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Influential Books

Matt Yglesias posts a list of books that have influenced him.  I shall do the same, nonexhaustively, in no particular order.

  • Wendell Berry, What Are People For? — I could really list any of Wendell Berry’s books of essays, but I’ll list this one because it’s the first book of his that I read.  Berry’s assessment of the dangers posed by our modern way of living to many of the things that I find profoundly valuable is persuasive convincing.  I think that everyone, ultimately, has to have a political philosophy, and Berry comes closest to anyone I’ve read to describing mine.
  • Gavin DeBecker, The Gift of Fear — I’ve been lucky enough to have lived a fairly safe and mundane life, that for the most part has been free of fear.  So, luckily, much of how I like to handle threats and danger, I learned from this book.  Plus, Gavin DeBecker tells you exactly why local TV news really sucks.
  • J.R.R. Tolkien, The Lord of the Rings — Despite what China Mieville says, this is a great story and it will outlast all of us.  I’ve read it about ten times, but I’ve been rereading it throughout most of my life, so it’s possible that I’ve lost count.  When the day comes to assemble an army of minions at my compound, I’m naming that compound RivendellEven Mieville might understand.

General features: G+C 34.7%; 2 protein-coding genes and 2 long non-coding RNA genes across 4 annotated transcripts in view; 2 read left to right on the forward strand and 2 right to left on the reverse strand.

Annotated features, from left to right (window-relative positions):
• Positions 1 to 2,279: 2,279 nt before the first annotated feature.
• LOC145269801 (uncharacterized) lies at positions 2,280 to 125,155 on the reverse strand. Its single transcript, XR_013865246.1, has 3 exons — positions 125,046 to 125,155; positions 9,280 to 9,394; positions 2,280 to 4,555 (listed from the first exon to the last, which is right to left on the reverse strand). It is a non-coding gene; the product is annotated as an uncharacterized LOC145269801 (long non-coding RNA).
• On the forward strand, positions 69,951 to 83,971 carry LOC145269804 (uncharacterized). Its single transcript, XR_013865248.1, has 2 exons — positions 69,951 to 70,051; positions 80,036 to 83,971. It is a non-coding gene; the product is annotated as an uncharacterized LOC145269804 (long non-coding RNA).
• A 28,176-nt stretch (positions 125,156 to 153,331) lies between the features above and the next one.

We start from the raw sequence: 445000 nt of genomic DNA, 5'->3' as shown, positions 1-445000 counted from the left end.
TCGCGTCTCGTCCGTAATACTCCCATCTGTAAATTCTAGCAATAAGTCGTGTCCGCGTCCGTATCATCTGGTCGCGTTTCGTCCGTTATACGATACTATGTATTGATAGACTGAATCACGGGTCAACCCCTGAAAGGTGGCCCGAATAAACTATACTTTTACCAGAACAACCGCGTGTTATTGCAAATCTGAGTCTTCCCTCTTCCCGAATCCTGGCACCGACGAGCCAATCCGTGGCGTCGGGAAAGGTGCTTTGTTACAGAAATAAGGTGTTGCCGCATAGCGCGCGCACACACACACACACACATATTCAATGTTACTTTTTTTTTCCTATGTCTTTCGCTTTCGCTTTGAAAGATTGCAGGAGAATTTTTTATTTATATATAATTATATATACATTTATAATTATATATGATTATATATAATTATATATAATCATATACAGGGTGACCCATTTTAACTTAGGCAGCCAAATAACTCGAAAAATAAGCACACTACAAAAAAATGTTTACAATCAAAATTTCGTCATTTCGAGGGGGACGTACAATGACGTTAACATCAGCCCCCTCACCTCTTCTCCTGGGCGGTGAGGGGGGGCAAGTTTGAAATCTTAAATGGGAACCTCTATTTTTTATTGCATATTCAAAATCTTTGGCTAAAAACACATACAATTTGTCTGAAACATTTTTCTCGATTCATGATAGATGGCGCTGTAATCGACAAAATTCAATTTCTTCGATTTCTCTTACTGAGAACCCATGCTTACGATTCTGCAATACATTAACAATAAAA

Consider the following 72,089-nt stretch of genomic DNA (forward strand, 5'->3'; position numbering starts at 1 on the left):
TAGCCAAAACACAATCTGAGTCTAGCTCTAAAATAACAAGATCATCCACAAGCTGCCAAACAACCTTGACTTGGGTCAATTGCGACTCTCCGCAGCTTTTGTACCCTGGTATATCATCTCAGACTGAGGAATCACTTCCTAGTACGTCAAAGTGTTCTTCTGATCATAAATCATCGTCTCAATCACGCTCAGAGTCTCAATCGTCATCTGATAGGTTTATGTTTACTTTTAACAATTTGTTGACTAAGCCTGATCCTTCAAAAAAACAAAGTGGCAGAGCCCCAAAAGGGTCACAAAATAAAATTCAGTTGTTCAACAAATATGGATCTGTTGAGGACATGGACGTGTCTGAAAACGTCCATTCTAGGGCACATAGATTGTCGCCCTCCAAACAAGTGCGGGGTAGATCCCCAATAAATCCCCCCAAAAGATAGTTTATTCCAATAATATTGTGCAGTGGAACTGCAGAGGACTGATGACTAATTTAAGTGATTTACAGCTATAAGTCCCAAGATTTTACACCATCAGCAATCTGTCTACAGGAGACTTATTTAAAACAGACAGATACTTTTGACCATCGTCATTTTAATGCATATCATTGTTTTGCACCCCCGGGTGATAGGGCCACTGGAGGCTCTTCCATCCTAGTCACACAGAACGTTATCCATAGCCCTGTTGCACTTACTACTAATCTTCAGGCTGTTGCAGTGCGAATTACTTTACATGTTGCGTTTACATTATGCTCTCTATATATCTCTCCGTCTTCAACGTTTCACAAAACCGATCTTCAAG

• Various, The Hardy Boys Mystery Stories — Back in the 1970s, when Carter was in the White House, I was reading a lot of Hardy Boys books.  Sometimes four in one day.  Specifically, I’ve read all of the first 58 books plus The Hardy Boys Detective Handbook (the “Hardy Boys canon”) in their 1959-1973 revisions.  Maybe I love to read because of the Hardy Boys?  It’s possible.  Baffling, but possible.
  • Ferdinand the Bull

    Ferdinand the Bull

    Munro Leaf, The Story of Ferdinand — Why am I such a sucker for creatures?  I don’t know.  Why am I not a neoconservative?  Because neoconservatives are catastrophically stupid, of course, but how do I know that? There are a lot of books from my childhood that may claim responsibility for some of these traits of mine, but this one is surely one of the most influential.

  • Hannah Arendt, The Human Condition — I read this during my senior year of high school on the recommendation of my favorite teacher, and I’ve now read it almost as many times as I’ve read The Lord of the Rings.  If any single thing is responsible for my decision to study political philosophy in college, it’s this book.  My choice of college major, in turn, has been hugely consequential.  I doubt I would have gone to law school otherwise.  Hell, medical school might have seemed a lot less attractive to me had I not been insulated, on account of writing a thesis on Hannah Arendt, from the icky, obsessive, preprofessional premed culture in college.  Even if that’s all it ever did for me, I’d still be grateful for having read this book.

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